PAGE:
There have been two Covid-19 related deaths and 362 new cases of the disease notified to the Department of Health in the past 24 hours.
Of the deaths reported today, one occurred in October and one remains under investigation.
There has been a total of 1,965 coronavirus-related deaths in Ireland and a cumulative total of 66,247 cases. This includes the denotification of four previously confirmed cases.
The number of people in ICU is 38, down two compared to 40 yesterday. There are 280 patients with the virus in hospital, with 21 additional hospitalisations in the past 24 hours.
Of the cases notified today, 187 are men,174 are women and 55% are under 45 years of age. The median age of people testing positive is 41 years old.
There were 90 cases in Dublin, 48 in Donegal, 34 in Limerick, 29 in Louth, 24 in Cork and the remaining 137 cases were spread across 21 other counties.
Chief Medical Officer Dr Tony Holohan said: "The profile of the disease is improving and, while this is a positive trend, it does not mean it is time to take a step back from our adherence to public health guidelines.
"I urge everyone to redouble their efforts, try and have fewer close contacts this week than you did last week, continue to social distance and follow the other vitally important public health guidelines."
Dr Holohan added: "I also want to thank those who have self-isolated after receiving a positive Covid-19 test result; or having been identified as a close contact of a confirmed case.
"Self-isolating is a vital measure in our efforts to contain the spread of Covid-19 and it is essential that all those asked to self-isolate continue to do so."
The 14-day incidence rate of Covid-19 per 100,000 population nationally is 145. Counties with the highest incidence rates include Donegal (300.9), Limerick (201.1) and Meath (172.3).
Counties with the lowest rates include Leitrim (40.6), Wexford (67.5) and Wicklow (71.6).
Earlier, Taoiseach Micheál Martin told the Dáil that a high-level taskforce has been created by the Government to oversee the roll-out of Covid-19 vaccines in Ireland once they are approved by the statutory authorities.
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Mr Martin said that targeting people who are vulnerable to Covid-19 will be the immediate priority, adding that Ireland is due to receive roughly 1% of whatever vaccines are made available through the EU's collective purchase scheme.
He was replying to Labour leader Alan Kelly who said the Government needed a detailed plan "very soon" on how vaccines will eventually be rolled-out by the State.
He argued that the "work programme" of the high-level taskforce would have to be regularly updated and, consequently, the public needed to be informed "on a weekly basis" about developments.
The Taoiseach said he "accepted" that regular updates would be necessary, but he declined to commit to a weekly system.
The Fianna Fáil leader added that due to significant issues, such as vaccine manufacture and transport logistics, he said it was important that there was "external expertise" on the taskforce.
Mr Martin also told the Dáil that he hopes the country will return to Level 3 restrictions in early December.
However, he said the Government might also look at certain sectors to see if it could "moderate" Level 3.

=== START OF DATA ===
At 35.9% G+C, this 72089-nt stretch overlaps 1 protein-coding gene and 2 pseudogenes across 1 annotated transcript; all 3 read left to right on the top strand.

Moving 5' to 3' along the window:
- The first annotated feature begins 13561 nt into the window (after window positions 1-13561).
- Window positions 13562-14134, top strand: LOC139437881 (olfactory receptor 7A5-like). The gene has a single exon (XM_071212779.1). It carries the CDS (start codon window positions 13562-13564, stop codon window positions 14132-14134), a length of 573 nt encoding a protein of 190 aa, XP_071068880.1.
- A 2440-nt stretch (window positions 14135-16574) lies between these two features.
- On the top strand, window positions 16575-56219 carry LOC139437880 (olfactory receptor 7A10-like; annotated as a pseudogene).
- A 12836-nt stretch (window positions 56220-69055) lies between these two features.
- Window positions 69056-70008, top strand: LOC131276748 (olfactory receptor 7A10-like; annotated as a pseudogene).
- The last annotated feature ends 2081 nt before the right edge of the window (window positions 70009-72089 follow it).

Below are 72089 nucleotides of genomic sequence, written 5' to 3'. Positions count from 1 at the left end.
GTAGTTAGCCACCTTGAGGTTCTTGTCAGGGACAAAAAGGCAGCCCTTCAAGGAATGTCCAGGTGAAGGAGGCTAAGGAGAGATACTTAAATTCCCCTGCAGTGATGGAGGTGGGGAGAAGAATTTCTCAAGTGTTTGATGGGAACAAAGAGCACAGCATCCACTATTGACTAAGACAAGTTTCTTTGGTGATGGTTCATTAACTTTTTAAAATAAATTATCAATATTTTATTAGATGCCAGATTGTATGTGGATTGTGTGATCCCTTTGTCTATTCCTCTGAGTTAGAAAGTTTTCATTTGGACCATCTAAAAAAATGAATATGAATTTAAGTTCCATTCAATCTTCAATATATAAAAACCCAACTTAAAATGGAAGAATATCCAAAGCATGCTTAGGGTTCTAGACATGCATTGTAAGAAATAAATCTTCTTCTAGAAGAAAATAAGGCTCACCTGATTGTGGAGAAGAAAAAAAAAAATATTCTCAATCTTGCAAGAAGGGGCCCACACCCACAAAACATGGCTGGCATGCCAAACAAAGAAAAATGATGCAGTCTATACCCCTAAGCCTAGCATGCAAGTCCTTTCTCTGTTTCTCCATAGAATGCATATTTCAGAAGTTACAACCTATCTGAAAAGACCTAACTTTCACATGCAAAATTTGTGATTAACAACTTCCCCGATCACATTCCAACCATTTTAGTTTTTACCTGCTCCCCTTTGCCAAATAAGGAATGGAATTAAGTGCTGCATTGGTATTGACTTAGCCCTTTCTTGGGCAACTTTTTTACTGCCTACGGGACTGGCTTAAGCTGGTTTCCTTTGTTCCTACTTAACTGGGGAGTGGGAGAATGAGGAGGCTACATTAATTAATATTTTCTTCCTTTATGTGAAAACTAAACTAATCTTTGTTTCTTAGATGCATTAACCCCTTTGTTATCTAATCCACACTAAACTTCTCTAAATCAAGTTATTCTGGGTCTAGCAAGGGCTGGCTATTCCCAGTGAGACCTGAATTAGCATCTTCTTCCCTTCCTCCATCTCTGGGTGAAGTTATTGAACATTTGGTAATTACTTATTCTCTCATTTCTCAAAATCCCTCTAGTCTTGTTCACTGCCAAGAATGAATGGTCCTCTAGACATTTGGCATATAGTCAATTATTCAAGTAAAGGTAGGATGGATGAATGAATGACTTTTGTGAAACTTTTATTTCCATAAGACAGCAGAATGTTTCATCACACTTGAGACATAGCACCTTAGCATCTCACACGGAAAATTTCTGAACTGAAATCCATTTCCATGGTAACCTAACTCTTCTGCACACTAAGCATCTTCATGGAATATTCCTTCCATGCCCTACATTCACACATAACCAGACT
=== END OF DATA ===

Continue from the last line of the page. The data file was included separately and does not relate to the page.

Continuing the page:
FF meeting hears calls for return to Level 2
There were calls at the Fianna Fáil parliamentary party meeting tonight to return the country to Level 2 restrictions in December.
Several TDs called for a review of restrictions around retail, religious worship and sport.
The Taoiseach told the meeting that the public response to the restrictions has been positive and it had lowered the key virus measures.
He said it was important to remain focused for the remainder of the month.
This would allow maximum flexibility when it came to reopening society and the economy in December so that people can have a "reasonable Christmas", he said.
Mr Martin said Government decisions would look at the work of a statistical behaviour team, which is assessing data in the Department of the Taoiseach.
Striking a note of caution on the Seamus Woulfe controversy, the Taoiseach said the primary responsibility of Government and the Oireachtas is to maintain public confidence in both the legislative and the judicial systems and to respect the separation of powers.
Negative tests at mink farms
It has been confirmed that tests carried out on the three mink farms in Ireland have all returned negative for Covid-19.
Several samples from mink from each farm were take by Department of Agriculture inspectors this week.
It followed reports that a "variant" of the virus had been found in Denmark and five other countries.
All of Ireland's three mink farms are currently under enhanced surveillance as a result of the reports, confirmed by the WHO this week.
Outbreaks in private houses increase
New figures show an increase in the number of outbreaks of Covid-19 in private houses in the last week.
There were 443 new outbreaks reported in private houses, bringing the total in this area to 5,285.
The number of outbreaks in schools increased by 24 in the past week to 179, according to the Health Protection Surveillance Centre.
There were 15 more outbreaks in the workplace, bringing the total to 253.
Four of these outbreaks were in the construction industry and one in the meat, poultry or fish sector.
There were 11 more outbreaks in hospitals, bringing the total to 158.
The overall number of outbreaks last week rose by 572.
It means that since the start of the pandemic in Ireland, there have been a total of 7,266 outbreaks.
The latest figures are for the week to midnight last Saturday 7 November. An outbreak is two or more linked cases.
Additional reporting Fergal Bowers, George Lee, Micheál Lehane, Fran McNulty